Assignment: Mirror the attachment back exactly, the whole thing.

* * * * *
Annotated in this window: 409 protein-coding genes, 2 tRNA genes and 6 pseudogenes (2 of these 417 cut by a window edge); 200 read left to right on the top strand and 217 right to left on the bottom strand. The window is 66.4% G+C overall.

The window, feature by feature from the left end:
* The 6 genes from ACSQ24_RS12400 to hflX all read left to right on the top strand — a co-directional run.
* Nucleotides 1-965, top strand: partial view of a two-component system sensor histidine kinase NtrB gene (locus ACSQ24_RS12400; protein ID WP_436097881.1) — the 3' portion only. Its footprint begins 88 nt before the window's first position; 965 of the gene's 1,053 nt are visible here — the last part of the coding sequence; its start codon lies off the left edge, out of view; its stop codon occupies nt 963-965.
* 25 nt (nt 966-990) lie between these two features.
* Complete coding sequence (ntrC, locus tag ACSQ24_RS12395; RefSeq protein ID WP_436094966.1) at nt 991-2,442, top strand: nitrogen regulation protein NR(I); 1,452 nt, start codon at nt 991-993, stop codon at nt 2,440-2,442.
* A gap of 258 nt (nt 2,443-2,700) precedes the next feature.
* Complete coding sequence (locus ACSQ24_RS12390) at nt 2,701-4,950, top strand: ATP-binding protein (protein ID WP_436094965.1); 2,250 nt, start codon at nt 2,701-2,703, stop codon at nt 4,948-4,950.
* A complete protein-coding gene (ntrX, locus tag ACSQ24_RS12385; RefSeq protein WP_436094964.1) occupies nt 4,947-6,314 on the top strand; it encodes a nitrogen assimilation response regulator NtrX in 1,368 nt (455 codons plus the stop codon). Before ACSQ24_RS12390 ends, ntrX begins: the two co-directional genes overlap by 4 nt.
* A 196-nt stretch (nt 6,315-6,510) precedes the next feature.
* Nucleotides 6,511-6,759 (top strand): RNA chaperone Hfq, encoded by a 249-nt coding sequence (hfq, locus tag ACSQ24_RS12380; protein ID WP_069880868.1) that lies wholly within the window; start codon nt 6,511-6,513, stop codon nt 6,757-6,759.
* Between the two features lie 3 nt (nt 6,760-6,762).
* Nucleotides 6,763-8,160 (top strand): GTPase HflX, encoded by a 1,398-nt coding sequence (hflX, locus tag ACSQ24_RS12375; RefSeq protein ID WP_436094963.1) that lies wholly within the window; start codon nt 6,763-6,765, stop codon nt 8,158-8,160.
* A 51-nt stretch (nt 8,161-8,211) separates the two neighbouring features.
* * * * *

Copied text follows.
Annotated in this window: 409 protein-coding genes, 2 tRNA genes and 6 pseudogenes (2 of these 417 cut by a window edge); 200 read left to right on the top strand and 217 right to left on the bottom strand. The window is 66.4% G+C overall.

The window, feature by feature from the left end:
* The 6 genes from ACSQ24_RS12400 to hflX all read left to right on the top strand — a co-directional run.
* Nucleotides 1-965, top strand: partial view of a two-component system sensor histidine kinase NtrB gene (locus ACSQ24_RS12400; protein ID WP_436097881.1) — the 3' portion only. Its footprint begins 88 nt before the window's first position; 965 of the gene's 1,053 nt are visible here — the last part of the coding sequence; its start codon lies off the left edge, out of view; its stop codon occupies nt 963-965.
* 25 nt (nt 966-990) lie between these two features.
* Complete coding sequence (ntrC, locus tag ACSQ24_RS12395; RefSeq protein ID WP_436094966.1) at nt 991-2,442, top strand: nitrogen regulation protein NR(I); 1,452 nt, start codon at nt 991-993, stop codon at nt 2,440-2,442.
* A gap of 258 nt (nt 2,443-2,700) precedes the next feature.
* Complete coding sequence (locus ACSQ24_RS12390) at nt 2,701-4,950, top strand: ATP-binding protein (protein ID WP_436094965.1); 2,250 nt, start codon at nt 2,701-2,703, stop codon at nt 4,948-4,950.
* A complete protein-coding gene (ntrX, locus tag ACSQ24_RS12385; RefSeq protein WP_436094964.1) occupies nt 4,947-6,314 on the top strand; it encodes a nitrogen assimilation response regulator NtrX in 1,368 nt (455 codons plus the stop codon). Before ACSQ24_RS12390 ends, ntrX begins: the two co-directional genes overlap by 4 nt.
* A 196-nt stretch (nt 6,315-6,510) precedes the next feature.
* Nucleotides 6,511-6,759 (top strand): RNA chaperone Hfq, encoded by a 249-nt coding sequence (hfq, locus tag ACSQ24_RS12380; protein ID WP_069880868.1) that lies wholly within the window; start codon nt 6,511-6,513, stop codon nt 6,757-6,759.
* Between the two features lie 3 nt (nt 6,760-6,762).
* Nucleotides 6,763-8,160 (top strand): GTPase HflX, encoded by a 1,398-nt coding sequence (hflX, locus tag ACSQ24_RS12375; RefSeq protein ID WP_436094963.1) that lies wholly within the window; start codon nt 6,763-6,765, stop codon nt 8,158-8,160.
* A 51-nt stretch (nt 8,161-8,211) separates the two neighbouring features.